Recurrent gene fusions are a unique class of genetic aberrations that are widespread and are the hallmark of several types of cancer. Currently known recurrent fusions, that were identified in prostate cancer phenotypes, involve erythroblastosis virus E26 transformation-specific (ETS) family transcription factors and their products are considered ‘undruggable’ by conventional approaches. However recently, rare targetable gene fusions involving the anaplastic lymphoma receptor tyrosine kinase (ALK) gene, were identified in lung cancers suggesting that similar gene fusions may occur in other epithelial cancers.
Rare targetable recurrent RAF gene fusions in advanced prostate cancer, gastric cancer and melanoma
Upon pursuing the observation of rare targetable gene fusions in lung cancer, researchers at the University of Michigan, identified two rare targetable recurrent RAF gene fusions in advanced prostate cancer, gastric cancer and melanoma. The two RAF gene fusions, SLC45A3-BRAF and ESRP1-RAF1, which were identified using paired-end transcriptome sequencing were sensitive to RAF and mitogen-activated protein kinase kinase (MAP2K1) inhibitors.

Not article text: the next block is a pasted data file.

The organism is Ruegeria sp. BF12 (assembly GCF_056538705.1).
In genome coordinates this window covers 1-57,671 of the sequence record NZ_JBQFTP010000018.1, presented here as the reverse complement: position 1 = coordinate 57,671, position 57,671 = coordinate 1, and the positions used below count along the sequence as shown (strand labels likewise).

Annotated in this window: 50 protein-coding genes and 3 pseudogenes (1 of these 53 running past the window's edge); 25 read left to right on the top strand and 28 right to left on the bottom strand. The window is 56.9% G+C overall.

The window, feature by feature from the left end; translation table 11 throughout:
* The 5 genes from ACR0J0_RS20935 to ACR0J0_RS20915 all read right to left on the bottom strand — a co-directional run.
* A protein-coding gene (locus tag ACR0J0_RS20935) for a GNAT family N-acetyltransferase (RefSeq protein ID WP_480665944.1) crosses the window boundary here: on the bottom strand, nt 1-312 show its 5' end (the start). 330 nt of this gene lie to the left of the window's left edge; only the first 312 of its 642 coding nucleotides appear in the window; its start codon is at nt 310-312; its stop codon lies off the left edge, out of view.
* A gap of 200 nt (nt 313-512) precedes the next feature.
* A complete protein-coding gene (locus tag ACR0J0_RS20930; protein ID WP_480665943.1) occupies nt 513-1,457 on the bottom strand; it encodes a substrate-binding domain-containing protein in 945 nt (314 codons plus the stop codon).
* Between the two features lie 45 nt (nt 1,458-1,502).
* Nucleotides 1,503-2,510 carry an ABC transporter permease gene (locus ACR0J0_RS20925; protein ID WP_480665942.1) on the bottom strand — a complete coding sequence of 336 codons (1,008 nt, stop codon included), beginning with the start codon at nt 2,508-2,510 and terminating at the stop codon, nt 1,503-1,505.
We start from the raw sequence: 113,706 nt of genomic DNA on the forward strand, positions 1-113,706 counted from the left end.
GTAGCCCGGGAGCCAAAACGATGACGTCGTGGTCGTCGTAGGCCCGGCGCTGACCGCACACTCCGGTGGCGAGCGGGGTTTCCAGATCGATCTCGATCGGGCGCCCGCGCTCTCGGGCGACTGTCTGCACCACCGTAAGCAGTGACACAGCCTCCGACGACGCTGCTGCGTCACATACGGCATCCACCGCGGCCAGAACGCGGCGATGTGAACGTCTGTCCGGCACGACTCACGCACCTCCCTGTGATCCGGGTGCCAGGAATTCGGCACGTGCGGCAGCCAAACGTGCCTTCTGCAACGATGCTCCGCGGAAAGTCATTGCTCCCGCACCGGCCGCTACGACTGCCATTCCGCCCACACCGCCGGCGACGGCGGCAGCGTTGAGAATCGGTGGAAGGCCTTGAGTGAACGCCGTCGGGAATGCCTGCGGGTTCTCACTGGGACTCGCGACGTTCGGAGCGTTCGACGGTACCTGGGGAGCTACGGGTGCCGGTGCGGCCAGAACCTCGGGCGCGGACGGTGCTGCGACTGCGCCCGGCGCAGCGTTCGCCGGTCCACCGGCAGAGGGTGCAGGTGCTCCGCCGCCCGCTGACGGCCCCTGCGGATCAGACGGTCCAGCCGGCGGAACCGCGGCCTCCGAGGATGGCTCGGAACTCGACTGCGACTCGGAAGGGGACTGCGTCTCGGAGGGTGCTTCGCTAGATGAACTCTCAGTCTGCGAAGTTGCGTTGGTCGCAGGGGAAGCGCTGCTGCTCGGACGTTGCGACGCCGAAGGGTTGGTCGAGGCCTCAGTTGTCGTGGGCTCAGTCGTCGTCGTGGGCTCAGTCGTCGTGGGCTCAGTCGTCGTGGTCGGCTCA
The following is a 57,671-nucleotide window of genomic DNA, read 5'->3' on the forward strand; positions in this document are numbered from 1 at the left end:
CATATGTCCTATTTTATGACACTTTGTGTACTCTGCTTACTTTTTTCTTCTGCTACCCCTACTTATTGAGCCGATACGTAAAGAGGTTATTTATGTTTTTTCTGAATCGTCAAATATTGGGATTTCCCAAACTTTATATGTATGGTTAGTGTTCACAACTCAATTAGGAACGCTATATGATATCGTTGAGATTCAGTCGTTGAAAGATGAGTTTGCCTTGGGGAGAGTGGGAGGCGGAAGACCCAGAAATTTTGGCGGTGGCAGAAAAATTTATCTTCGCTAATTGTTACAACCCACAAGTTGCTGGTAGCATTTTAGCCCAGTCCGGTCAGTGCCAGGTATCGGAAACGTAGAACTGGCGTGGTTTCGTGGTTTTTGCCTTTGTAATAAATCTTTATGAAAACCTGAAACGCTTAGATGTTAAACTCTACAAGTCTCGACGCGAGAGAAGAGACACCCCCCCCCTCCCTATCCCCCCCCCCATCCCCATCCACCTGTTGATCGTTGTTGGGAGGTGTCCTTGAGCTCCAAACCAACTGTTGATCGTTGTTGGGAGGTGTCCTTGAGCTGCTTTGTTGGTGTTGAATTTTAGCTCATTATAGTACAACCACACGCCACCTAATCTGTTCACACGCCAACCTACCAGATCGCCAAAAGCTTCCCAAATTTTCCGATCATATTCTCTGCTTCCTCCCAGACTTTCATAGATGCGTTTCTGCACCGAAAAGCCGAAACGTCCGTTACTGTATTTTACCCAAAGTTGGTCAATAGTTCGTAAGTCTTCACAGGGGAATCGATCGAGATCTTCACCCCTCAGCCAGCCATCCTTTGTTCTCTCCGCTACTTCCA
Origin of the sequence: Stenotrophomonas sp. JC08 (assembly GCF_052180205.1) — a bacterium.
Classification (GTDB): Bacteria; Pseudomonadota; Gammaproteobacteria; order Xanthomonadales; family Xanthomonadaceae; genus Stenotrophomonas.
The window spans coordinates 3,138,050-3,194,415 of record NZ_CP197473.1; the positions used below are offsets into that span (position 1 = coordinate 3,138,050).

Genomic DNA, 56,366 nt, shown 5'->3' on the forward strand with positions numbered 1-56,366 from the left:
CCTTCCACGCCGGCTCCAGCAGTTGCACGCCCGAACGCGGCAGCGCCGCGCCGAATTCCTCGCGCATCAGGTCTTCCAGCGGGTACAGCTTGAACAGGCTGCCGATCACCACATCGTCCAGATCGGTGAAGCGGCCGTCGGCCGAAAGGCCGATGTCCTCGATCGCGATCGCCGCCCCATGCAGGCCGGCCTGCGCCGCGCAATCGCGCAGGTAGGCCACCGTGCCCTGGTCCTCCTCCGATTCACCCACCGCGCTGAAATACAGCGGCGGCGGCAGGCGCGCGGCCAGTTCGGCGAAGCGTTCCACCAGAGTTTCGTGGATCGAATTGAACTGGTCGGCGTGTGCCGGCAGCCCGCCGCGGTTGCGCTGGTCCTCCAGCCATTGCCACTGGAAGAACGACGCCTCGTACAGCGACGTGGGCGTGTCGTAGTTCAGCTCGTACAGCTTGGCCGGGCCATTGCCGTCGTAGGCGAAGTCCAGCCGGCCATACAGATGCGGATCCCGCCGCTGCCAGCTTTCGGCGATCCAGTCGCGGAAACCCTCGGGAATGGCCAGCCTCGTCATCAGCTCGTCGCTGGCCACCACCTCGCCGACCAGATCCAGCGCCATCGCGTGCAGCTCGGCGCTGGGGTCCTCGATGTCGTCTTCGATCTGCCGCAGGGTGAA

- Rare druggable recurrent gene fusions that function as diagnostic markers and clinical targets for cancer
- Diagnostic tool facilitating personalized cancer treatment and management
- Research tool (fusion genes) that induces neoplastic phenotype in cells and facilitates the study of their response to conventional drugs
- The identified gene fusions are druggable by conventional approaches, thereby greatly reducing costs associated with novel drug discovery process